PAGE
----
By David Potere
A tradeoff exists in satellite imagery between quality and frequency. Either you have a low-resolution, continuous look at the ground, or a high-resolution, isolated snapshot – but not both, given the limitations of different satellite constellations. Imagine how any other experience would be disrupted by this tradeoff. You can, say, have your music one of two ways: complete in its runtime, but with every instrument and singer muffled and distorted; or a couple crisp seconds of sound for every verse, chorus, and bridge. Forget having an opinion on a whole album – try making sense of a single song!
Nowhere is this tradeoff felt as strongly as in agricultural remote sensing. To understand crop progress and health of a field, farm, or entire region, we need to have a daily, detailed view of the ground. The Moderate Resolution Imaging Spectroradiometer (MODIS) provides the first half of that equation, offering “daily” imagery. But the spatial resolution (at best 250 meters) is too coarse for field-scale work. On the other hand, the Harmonized Landsat Sentinel-2 product provides high enough spatial resolutions (30 meters) to get detailed looks into crop health, soil moisture, and irrigation activity, but only delivers observations on a weekly basis (or less often, due to clouds and shadows). Growers rely on frequent updates for proactive decision-making, especially during the growing season, which makes this tradeoff unacceptable.
Images gathered from MODIS and HLS can be seen on the left and right, respectively. The specific metric assessed here is plant greenness through NDVI, or the Normalized Difference Vegetative Index, which correlates to the overall biomass and health of crops within the fields.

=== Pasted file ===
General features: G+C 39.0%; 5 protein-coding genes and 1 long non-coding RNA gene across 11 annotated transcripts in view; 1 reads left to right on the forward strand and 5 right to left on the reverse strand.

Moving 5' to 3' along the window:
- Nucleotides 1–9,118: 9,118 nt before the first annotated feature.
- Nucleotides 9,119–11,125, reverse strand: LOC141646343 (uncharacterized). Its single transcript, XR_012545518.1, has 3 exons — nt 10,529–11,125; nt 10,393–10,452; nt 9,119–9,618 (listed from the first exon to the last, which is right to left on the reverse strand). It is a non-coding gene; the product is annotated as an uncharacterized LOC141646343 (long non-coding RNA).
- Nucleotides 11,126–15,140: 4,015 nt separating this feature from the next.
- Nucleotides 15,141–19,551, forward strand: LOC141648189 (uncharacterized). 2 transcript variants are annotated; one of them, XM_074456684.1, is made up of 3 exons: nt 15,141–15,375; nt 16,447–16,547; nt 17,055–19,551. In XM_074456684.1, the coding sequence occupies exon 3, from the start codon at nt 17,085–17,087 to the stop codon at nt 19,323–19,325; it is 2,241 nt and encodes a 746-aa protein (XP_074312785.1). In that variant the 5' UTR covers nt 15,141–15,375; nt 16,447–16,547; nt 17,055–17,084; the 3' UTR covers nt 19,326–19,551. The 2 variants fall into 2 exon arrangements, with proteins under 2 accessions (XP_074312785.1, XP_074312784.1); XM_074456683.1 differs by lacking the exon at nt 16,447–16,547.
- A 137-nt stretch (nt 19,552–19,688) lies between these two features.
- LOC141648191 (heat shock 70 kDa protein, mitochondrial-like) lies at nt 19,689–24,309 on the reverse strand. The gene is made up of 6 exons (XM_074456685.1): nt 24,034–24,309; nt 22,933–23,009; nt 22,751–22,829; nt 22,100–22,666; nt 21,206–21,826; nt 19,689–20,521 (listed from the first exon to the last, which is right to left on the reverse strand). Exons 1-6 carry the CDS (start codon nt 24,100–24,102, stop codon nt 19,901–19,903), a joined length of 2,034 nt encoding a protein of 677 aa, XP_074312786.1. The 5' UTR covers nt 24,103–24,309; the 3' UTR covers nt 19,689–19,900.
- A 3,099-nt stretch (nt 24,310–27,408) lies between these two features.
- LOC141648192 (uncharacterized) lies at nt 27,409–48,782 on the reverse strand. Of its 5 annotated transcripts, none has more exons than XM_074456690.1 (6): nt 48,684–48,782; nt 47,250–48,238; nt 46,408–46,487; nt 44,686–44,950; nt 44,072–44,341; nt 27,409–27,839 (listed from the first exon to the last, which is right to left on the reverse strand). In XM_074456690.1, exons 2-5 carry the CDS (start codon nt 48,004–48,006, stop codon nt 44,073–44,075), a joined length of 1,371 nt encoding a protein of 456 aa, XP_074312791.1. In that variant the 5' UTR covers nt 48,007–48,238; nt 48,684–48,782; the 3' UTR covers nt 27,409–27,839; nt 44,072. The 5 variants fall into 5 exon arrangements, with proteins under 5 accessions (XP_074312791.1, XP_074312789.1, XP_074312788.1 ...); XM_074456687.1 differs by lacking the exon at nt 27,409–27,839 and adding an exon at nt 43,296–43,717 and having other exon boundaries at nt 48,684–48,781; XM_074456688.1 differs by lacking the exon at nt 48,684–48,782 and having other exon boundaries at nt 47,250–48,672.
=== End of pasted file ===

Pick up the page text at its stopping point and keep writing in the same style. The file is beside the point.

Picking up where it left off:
The GeoInnovation team knew that we had to resolve this. So we began a “data fusion” effort of sorts: synthesizing data from three satellite constellations (MODIS, Landsat, and Sentinel) in order to generate a single stream of information. The resolution would be high enough to know what’s playing out on the ground, and delivered frequently enough to track changes. After all of the modeling, we arrived at a spaceborne timelapse without tradeoff; in the video below, you can see the 2018 growing season play out just south of Burley, Idaho. Look closely for the center pivot activity, crop green-up and then harvest – all of which is captured 400 miles or more above the Earth’s surface.
The “data fusion” project will not stop here, as the team explores additional remote sensing and weather inputs that could give a more complete look at the ground. Our field-scale yield modeling, which we have been doing for the U.S., Brazil, and Argentina for the past year at Indigo, will improve with this work. Stay tuned for the latest off our Atlas lab bench as we build out the capabilities of Indigo’s living map of the world’s food system.
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